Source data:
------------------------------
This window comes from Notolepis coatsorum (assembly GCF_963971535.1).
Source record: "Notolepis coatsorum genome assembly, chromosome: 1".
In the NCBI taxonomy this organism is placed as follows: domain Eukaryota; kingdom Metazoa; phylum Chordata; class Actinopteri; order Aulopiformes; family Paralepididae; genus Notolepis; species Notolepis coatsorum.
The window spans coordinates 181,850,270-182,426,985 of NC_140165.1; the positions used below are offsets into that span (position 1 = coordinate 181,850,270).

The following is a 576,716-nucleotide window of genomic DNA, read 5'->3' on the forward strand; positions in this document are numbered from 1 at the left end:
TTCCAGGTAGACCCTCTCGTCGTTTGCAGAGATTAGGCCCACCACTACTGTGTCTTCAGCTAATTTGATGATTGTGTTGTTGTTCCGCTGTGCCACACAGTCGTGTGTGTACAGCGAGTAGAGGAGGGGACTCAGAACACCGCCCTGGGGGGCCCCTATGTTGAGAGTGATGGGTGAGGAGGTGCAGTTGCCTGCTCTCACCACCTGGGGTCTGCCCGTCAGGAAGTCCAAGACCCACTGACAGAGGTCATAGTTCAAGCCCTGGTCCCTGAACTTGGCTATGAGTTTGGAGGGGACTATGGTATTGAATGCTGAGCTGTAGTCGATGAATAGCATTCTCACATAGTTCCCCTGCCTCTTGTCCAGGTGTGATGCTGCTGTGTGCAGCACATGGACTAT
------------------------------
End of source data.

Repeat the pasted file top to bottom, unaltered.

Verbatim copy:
This window comes from Notolepis coatsorum (assembly GCF_963971535.1).
Source record: "Notolepis coatsorum genome assembly, chromosome: 1".
In the NCBI taxonomy this organism is placed as follows: domain Eukaryota; kingdom Metazoa; phylum Chordata; class Actinopteri; order Aulopiformes; family Paralepididae; genus Notolepis; species Notolepis coatsorum.
The window spans coordinates 181,850,270-182,426,985 of NC_140165.1; the positions used below are offsets into that span (position 1 = coordinate 181,850,270).

The following is a 576,716-nucleotide window of genomic DNA, read 5'->3' on the forward strand; positions in this document are numbered from 1 at the left end:
TTCCAGGTAGACCCTCTCGTCGTTTGCAGAGATTAGGCCCACCACTACTGTGTCTTCAGCTAATTTGATGATTGTGTTGTTGTTCCGCTGTGCCACACAGTCGTGTGTGTACAGCGAGTAGAGGAGGGGACTCAGAACACCGCCCTGGGGGGCCCCTATGTTGAGAGTGATGGGTGAGGAGGTGCAGTTGCCTGCTCTCACCACCTGGGGTCTGCCCGTCAGGAAGTCCAAGACCCACTGACAGAGGTCATAGTTCAAGCCCTGGTCCCTGAACTTGGCTATGAGTTTGGAGGGGACTATGGTATTGAATGCTGAGCTGTAGTCGATGAATAGCATTCTCACATAGTTCCCCTGCCTCTTGTCCAGGTGTGATGCTGCTGTGTGCAGCACATGGACTAT